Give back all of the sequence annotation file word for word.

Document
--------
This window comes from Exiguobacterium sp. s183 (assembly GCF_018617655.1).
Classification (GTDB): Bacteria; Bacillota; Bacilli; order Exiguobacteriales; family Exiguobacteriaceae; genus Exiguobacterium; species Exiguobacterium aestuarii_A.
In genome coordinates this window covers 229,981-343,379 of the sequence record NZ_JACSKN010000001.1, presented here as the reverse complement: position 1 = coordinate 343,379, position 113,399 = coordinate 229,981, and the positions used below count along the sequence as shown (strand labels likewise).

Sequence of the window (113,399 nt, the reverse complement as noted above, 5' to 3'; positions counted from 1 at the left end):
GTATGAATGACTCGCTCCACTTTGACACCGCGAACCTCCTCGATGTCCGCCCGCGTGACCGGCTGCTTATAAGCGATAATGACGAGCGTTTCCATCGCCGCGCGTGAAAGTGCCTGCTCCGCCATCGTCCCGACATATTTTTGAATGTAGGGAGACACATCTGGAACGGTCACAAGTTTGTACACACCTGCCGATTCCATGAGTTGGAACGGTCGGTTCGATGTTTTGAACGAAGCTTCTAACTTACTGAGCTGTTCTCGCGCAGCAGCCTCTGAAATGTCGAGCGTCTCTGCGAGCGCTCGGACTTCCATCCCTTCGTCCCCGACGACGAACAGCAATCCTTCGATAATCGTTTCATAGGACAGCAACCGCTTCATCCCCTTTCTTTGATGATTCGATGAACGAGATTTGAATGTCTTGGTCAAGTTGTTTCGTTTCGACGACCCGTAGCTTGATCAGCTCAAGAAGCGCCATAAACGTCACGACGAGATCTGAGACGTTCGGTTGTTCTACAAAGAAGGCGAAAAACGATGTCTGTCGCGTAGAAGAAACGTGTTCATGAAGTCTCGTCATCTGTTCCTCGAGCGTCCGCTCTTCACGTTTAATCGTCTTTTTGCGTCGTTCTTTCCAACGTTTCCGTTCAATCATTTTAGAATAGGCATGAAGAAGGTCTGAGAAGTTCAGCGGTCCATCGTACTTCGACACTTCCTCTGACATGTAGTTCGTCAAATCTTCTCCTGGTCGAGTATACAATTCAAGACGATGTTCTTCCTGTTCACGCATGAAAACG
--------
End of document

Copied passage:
This window comes from Exiguobacterium sp. s183 (assembly GCF_018617655.1).
Classification (GTDB): Bacteria; Bacillota; Bacilli; order Exiguobacteriales; family Exiguobacteriaceae; genus Exiguobacterium; species Exiguobacterium aestuarii_A.
In genome coordinates this window covers 229,981-343,379 of the sequence record NZ_JACSKN010000001.1, presented here as the reverse complement: position 1 = coordinate 343,379, position 113,399 = coordinate 229,981, and the positions used below count along the sequence as shown (strand labels likewise).

Sequence of the window (113,399 nt, the reverse complement as noted above, 5' to 3'; positions counted from 1 at the left end):
GTATGAATGACTCGCTCCACTTTGACACCGCGAACCTCCTCGATGTCCGCCCGCGTGACCGGCTGCTTATAAGCGATAATGACGAGCGTTTCCATCGCCGCGCGTGAAAGTGCCTGCTCCGCCATCGTCCCGACATATTTTTGAATGTAGGGAGACACATCTGGAACGGTCACAAGTTTGTACACACCTGCCGATTCCATGAGTTGGAACGGTCGGTTCGATGTTTTGAACGAAGCTTCTAACTTACTGAGCTGTTCTCGCGCAGCAGCCTCTGAAATGTCGAGCGTCTCTGCGAGCGCTCGGACTTCCATCCCTTCGTCCCCGACGACGAACAGCAATCCTTCGATAATCGTTTCATAGGACAGCAACCGCTTCATCCCCTTTCTTTGATGATTCGATGAACGAGATTTGAATGTCTTGGTCAAGTTGTTTCGTTTCGACGACCCGTAGCTTGATCAGCTCAAGAAGCGCCATAAACGTCACGACGAGATCTGAGACGTTCGGTTGTTCTACAAAGAAGGCGAAAAACGATGTCTGTCGCGTAGAAGAAACGTGTTCATGAAGTCTCGTCATCTGTTCCTCGAGCGTCCGCTCTTCACGTTTAATCGTCTTTTTGCGTCGTTCTTTCCAACGTTTCCGTTCAATCATTTTAGAATAGGCATGAAGAAGGTCTGAGAAGTTCAGCGGTCCATCGTACTTCGACACTTCCTCTGACATGTAGTTCGTCAAATCTTCTCCTGGTCGAGTATACAATTCAAGACGATGTTCTTCCTGTTCACGCATGAAAACG